The new American Dream will transform cities and towns in the 21st Century. To understand this revised take on American aspirations, we have to grasp a few features of the previous American Dream, which created the metropolitan regions that we know today.
That 20th Century American Dream provided a lifestyle and housing that three generations of Americans bought into. There were many good parts to it.
One insidious aspect of it, however, was a fine-grained separation by income. Andres Duany gave an influential lecture across the US from the late 1980s through the early 2000s. Below is one slide from that lecture. Duany would point to the housing pod in the upper central part of the slide and say that those people all paid at least $350,000 for their units; those who bought the pink-roofed houses paid $250,000 for their units, and the people who bought the quadriplexes in the upper left paid about $100,000 for their units (this was 20 years ago).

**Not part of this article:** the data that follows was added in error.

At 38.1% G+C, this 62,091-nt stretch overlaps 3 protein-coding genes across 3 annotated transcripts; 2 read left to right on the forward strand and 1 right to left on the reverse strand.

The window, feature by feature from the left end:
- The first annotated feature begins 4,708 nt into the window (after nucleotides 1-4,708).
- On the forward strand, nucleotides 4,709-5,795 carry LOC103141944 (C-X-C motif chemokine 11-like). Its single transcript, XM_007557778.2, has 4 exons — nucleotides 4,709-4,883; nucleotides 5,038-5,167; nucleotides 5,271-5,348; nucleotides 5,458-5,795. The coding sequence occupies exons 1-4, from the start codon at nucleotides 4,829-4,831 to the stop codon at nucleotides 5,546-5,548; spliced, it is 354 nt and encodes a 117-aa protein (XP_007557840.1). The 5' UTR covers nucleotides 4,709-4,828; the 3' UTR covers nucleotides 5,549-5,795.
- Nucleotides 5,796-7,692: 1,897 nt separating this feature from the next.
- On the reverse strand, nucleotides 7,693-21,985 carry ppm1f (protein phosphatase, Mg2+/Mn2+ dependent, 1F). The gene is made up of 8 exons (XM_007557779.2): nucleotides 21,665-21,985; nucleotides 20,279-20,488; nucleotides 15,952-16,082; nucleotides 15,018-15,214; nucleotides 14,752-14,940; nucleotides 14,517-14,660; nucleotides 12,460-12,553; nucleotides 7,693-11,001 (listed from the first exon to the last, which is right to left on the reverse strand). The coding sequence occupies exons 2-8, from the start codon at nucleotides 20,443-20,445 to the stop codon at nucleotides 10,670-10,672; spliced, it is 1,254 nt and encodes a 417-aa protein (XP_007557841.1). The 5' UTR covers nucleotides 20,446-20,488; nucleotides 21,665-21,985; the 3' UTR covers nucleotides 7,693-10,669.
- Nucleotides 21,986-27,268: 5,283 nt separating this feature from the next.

That’s how the American Dream was sold. Even after racial and ethnic exclusions were outlawed by the Fair Housing Act in the 1960s, this class-based separation by income remained — it was driven by the constant striving to get to the next-higher tier.
Recently I learned a new term, "place-based development," from James Tischler of the Michigan State Housing Development Authority (MSHDA). The term is objective and nonjudgmental, and refers to any development or investment that generates a sense of place. Place-based development is objectively a better investment today, and it creates higher values. Place-based development can occur in cities, suburbs, or rural areas, but it works best in urban centers and mixed-use corridors.